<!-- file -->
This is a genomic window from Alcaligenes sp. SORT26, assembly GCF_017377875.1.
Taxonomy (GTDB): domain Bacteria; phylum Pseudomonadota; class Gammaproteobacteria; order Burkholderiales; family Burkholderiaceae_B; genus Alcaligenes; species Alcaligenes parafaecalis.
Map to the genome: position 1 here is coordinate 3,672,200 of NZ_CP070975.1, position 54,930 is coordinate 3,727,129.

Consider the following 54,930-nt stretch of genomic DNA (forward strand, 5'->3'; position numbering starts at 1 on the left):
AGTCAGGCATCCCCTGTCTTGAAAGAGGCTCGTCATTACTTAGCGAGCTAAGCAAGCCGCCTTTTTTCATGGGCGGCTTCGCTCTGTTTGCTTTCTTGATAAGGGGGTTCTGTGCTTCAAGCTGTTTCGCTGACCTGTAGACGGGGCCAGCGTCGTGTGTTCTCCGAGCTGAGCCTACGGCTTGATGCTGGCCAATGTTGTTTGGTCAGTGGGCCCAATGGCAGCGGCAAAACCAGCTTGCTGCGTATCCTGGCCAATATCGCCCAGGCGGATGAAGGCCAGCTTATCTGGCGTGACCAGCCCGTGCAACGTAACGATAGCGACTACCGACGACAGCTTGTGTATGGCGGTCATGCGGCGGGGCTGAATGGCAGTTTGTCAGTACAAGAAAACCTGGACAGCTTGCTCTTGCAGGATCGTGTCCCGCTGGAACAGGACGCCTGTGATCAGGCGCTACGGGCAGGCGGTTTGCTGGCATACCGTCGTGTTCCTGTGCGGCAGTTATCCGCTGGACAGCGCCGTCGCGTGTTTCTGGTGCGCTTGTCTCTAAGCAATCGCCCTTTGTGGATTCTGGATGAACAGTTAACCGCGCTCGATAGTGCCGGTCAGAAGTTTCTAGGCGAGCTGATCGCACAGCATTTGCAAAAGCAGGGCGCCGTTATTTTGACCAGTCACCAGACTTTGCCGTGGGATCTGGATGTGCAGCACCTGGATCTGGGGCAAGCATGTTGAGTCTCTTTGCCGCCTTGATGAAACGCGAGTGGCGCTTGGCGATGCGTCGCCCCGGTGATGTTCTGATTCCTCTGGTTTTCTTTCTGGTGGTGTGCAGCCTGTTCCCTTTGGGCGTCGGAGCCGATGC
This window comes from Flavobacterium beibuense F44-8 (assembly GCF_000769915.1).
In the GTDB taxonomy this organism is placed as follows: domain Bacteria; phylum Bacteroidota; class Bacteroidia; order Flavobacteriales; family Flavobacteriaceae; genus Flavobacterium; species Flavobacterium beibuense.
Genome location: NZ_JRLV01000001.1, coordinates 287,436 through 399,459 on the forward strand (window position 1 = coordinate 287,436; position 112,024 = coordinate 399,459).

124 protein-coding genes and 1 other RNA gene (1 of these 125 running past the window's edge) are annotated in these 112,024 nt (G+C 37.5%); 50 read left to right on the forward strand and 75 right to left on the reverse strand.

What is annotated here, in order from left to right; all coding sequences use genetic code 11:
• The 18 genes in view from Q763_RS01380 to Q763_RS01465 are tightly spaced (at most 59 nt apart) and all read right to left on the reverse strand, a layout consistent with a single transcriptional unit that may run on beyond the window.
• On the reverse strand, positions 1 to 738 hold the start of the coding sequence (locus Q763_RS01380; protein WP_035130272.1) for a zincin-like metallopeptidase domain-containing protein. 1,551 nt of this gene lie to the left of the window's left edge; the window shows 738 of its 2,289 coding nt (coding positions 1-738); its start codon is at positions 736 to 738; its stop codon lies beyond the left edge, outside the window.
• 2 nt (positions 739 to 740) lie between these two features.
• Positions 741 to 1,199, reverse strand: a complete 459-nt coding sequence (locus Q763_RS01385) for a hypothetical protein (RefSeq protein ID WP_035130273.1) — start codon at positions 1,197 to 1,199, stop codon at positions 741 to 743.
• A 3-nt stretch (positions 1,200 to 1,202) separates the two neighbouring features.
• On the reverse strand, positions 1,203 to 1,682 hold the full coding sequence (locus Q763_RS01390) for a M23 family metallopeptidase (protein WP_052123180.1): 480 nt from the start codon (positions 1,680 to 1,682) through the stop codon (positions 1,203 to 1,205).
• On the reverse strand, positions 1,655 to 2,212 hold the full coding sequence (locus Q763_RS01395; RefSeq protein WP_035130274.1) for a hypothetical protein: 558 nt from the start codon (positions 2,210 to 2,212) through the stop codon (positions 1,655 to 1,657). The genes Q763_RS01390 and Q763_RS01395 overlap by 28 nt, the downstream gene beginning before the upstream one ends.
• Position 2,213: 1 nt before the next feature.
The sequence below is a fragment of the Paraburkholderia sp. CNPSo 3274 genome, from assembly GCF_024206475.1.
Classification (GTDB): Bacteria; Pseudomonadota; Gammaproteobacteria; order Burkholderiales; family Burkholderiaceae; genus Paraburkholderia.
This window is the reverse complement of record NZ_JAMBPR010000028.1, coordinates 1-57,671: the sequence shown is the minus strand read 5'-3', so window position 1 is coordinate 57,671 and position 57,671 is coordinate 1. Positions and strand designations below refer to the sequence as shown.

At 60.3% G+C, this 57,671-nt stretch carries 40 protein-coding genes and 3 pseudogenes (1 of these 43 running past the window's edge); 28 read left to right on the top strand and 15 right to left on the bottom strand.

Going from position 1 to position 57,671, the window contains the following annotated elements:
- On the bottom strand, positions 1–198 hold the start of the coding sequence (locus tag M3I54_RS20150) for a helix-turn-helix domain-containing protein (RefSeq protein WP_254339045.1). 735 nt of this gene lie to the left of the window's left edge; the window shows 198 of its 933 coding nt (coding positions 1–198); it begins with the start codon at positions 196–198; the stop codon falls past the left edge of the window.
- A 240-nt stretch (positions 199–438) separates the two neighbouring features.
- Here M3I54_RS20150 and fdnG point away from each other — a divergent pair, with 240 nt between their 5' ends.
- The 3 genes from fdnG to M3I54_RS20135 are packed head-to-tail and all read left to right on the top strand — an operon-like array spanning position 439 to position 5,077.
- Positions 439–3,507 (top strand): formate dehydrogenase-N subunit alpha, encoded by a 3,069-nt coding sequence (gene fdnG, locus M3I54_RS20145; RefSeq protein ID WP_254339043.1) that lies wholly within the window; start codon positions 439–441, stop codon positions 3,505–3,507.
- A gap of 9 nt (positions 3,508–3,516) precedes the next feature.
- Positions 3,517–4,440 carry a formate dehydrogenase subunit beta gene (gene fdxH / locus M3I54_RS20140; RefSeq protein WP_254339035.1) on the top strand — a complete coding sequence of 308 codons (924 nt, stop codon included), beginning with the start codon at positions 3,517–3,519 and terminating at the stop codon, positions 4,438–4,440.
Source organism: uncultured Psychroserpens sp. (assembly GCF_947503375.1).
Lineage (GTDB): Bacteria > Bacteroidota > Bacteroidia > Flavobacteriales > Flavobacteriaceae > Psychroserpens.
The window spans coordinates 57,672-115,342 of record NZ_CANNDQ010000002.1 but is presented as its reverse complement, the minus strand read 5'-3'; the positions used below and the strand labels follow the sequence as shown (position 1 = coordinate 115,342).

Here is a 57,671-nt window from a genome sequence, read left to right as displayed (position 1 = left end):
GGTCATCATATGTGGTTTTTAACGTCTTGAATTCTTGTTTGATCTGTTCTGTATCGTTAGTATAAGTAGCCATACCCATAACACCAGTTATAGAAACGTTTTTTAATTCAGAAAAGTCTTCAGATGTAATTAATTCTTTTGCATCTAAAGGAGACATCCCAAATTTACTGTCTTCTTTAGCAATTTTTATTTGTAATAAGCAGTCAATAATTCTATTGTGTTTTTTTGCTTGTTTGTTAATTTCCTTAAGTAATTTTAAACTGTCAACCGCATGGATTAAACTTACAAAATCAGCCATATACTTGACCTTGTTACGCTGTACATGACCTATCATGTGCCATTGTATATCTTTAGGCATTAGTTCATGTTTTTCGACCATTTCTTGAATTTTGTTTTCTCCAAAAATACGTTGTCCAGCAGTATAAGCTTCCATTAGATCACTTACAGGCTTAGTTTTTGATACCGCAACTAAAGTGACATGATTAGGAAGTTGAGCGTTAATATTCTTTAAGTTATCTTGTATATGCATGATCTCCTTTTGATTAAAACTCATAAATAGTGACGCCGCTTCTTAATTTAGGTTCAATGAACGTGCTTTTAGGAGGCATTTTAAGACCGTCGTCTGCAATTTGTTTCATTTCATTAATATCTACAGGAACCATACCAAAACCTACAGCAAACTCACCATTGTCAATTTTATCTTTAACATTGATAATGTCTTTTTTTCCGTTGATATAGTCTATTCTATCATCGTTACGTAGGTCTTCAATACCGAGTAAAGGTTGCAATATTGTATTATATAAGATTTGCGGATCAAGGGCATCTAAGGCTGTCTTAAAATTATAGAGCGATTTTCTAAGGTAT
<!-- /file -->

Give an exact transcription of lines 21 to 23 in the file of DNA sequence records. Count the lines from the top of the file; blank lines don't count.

This window is the reverse complement of record NZ_JAMBPR010000028.1, coordinates 1-57,671: the sequence shown is the minus strand read 5'-3', so window position 1 is coordinate 57,671 and position 57,671 is coordinate 1. Positions and strand designations below refer to the sequence as shown.

At 60.3% G+C, this 57,671-nt stretch carries 40 protein-coding genes and 3 pseudogenes (1 of these 43 running past the window's edge); 28 read left to right on the top strand and 15 right to left on the bottom strand.

Going from position 1 to position 57,671, the window contains the following annotated elements: